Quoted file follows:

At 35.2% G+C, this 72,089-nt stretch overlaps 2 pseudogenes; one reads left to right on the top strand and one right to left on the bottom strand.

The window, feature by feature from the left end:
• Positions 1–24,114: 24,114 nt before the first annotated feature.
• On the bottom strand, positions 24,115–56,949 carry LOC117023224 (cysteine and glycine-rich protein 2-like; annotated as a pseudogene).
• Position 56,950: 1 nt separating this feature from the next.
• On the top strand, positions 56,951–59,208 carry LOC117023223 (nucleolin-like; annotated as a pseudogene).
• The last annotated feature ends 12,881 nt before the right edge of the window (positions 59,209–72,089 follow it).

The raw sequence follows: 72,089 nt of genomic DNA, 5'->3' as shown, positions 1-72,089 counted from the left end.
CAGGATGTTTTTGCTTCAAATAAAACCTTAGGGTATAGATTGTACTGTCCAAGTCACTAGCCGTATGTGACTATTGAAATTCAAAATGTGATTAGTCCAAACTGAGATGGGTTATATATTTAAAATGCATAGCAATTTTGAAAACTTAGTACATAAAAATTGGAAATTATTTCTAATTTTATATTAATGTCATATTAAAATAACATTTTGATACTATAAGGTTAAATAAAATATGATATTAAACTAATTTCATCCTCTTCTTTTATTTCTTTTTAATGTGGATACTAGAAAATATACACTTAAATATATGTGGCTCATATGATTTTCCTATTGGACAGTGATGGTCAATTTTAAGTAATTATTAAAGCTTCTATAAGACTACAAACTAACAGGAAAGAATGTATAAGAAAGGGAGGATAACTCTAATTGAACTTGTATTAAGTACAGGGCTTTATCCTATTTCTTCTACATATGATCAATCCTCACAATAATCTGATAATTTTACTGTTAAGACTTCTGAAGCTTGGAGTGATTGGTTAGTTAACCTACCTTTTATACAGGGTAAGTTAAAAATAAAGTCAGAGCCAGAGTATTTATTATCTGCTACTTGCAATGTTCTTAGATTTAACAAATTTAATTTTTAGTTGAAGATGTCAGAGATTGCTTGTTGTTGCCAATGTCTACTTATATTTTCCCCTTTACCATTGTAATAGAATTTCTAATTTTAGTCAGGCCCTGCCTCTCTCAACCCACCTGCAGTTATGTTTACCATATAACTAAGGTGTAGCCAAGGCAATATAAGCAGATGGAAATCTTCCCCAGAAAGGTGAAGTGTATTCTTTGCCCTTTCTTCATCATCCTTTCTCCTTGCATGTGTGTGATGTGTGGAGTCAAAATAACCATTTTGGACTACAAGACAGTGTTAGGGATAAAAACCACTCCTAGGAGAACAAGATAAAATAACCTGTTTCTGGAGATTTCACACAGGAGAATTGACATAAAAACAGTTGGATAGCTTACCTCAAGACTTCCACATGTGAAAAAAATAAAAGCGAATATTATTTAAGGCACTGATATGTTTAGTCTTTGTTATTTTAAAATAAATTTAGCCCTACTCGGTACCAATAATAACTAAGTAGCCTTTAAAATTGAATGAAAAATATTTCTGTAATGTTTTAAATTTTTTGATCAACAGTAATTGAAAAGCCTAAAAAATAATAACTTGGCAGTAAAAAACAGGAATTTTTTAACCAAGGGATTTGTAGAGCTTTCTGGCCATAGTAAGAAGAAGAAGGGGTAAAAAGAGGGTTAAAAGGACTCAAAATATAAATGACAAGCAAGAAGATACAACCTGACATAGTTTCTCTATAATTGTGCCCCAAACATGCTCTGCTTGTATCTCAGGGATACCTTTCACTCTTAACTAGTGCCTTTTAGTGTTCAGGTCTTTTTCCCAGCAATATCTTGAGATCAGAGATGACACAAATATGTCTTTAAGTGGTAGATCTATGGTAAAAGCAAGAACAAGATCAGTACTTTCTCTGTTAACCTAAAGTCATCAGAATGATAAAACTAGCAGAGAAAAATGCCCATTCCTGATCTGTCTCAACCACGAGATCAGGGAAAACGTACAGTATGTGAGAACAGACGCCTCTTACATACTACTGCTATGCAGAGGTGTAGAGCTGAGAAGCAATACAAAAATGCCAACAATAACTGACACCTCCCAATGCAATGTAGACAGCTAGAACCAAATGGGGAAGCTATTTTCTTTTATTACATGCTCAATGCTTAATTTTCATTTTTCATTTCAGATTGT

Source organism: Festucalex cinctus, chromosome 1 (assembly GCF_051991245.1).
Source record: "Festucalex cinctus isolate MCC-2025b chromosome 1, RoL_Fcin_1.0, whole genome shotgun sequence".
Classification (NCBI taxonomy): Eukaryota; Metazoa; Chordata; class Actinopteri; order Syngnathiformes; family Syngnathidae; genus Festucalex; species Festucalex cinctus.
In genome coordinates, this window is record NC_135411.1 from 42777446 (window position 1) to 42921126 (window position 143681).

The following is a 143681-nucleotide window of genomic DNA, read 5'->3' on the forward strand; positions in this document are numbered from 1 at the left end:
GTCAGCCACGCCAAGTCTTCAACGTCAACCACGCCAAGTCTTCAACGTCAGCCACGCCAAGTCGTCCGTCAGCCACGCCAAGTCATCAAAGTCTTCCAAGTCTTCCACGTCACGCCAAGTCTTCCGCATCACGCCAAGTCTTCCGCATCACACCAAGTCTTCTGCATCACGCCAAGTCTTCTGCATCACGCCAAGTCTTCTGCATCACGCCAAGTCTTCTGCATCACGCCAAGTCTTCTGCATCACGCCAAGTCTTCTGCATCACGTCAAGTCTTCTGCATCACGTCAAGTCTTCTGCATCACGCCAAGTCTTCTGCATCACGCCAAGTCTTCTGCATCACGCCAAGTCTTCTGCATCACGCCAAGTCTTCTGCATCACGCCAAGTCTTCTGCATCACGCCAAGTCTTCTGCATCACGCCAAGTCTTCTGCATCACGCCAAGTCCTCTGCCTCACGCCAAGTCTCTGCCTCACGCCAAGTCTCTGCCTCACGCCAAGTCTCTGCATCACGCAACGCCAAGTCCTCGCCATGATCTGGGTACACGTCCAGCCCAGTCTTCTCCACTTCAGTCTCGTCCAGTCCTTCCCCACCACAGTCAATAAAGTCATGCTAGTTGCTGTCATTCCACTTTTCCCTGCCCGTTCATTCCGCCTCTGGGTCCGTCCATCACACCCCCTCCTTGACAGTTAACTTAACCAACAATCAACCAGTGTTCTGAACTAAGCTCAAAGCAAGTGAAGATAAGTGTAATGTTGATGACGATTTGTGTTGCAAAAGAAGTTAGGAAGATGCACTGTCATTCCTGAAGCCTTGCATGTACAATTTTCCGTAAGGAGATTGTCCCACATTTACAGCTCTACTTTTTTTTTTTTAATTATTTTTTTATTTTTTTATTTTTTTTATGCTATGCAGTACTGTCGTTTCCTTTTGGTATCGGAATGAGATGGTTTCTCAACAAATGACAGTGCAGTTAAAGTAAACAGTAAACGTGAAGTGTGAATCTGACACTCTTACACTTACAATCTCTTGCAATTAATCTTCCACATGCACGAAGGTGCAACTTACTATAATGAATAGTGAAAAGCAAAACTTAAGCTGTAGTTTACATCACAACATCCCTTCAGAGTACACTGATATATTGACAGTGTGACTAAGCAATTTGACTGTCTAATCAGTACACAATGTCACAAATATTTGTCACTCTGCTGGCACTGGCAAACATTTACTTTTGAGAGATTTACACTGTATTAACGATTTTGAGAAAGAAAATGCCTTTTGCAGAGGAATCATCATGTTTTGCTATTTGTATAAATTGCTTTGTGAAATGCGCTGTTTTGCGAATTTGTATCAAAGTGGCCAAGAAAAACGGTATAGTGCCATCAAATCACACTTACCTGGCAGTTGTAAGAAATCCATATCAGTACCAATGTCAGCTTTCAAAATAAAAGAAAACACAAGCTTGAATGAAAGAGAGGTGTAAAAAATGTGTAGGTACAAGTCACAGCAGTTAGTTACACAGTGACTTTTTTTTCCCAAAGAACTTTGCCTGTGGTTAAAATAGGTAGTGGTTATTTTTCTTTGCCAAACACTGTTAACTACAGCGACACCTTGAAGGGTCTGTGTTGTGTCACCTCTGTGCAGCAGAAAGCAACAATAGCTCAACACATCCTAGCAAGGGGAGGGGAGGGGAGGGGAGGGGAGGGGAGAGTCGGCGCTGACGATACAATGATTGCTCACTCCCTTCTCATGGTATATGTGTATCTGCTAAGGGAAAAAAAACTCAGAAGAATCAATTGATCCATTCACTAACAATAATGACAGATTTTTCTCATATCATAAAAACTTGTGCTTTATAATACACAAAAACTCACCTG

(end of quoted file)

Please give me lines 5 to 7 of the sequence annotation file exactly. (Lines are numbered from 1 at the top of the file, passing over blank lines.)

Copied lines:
• Position 56,950: 1 nt separating this feature from the next.
• On the top strand, positions 56,951–59,208 carry LOC117023223 (nucleolin-like; annotated as a pseudogene).
• The last annotated feature ends 12,881 nt before the right edge of the window (positions 59,209–72,089 follow it).